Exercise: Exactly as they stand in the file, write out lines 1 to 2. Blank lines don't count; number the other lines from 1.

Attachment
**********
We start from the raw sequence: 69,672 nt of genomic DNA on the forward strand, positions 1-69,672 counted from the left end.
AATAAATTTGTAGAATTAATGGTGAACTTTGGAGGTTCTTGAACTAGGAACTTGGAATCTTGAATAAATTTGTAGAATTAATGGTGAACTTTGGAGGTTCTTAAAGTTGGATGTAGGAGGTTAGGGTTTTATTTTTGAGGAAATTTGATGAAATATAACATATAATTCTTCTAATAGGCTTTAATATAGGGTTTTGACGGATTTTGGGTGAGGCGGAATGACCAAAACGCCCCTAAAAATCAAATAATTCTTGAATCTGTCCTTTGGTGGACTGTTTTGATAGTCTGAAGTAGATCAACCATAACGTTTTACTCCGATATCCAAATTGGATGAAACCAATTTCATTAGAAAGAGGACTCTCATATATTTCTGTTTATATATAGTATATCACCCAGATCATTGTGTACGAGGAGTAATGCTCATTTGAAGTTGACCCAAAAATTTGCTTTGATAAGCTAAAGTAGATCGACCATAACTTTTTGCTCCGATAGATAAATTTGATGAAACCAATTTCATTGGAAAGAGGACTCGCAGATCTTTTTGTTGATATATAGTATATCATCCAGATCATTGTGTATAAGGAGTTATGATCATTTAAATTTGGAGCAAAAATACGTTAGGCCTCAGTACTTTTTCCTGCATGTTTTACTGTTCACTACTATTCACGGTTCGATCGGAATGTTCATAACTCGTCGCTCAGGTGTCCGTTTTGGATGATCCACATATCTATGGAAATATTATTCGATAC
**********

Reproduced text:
We start from the raw sequence: 69,672 nt of genomic DNA on the forward strand, positions 1-69,672 counted from the left end.
AATAAATTTGTAGAATTAATGGTGAACTTTGGAGGTTCTTGAACTAGGAACTTGGAATCTTGAATAAATTTGTAGAATTAATGGTGAACTTTGGAGGTTCTTAAAGTTGGATGTAGGAGGTTAGGGTTTTATTTTTGAGGAAATTTGATGAAATATAACATATAATTCTTCTAATAGGCTTTAATATAGGGTTTTGACGGATTTTGGGTGAGGCGGAATGACCAAAACGCCCCTAAAAATCAAATAATTCTTGAATCTGTCCTTTGGTGGACTGTTTTGATAGTCTGAAGTAGATCAACCATAACGTTTTACTCCGATATCCAAATTGGATGAAACCAATTTCATTAGAAAGAGGACTCTCATATATTTCTGTTTATATATAGTATATCACCCAGATCATTGTGTACGAGGAGTAATGCTCATTTGAAGTTGACCCAAAAATTTGCTTTGATAAGCTAAAGTAGATCGACCATAACTTTTTGCTCCGATAGATAAATTTGATGAAACCAATTTCATTGGAAAGAGGACTCGCAGATCTTTTTGTTGATATATAGTATATCATCCAGATCATTGTGTATAAGGAGTTATGATCATTTAAATTTGGAGCAAAAATACGTTAGGCCTCAGTACTTTTTCCTGCATGTTTTACTGTTCACTACTATTCACGGTTCGATCGGAATGTTCATAACTCGTCGCTCAGGTGTCCGTTTTGGATGATCCACATATCTATGGAAATATTATTCGATAC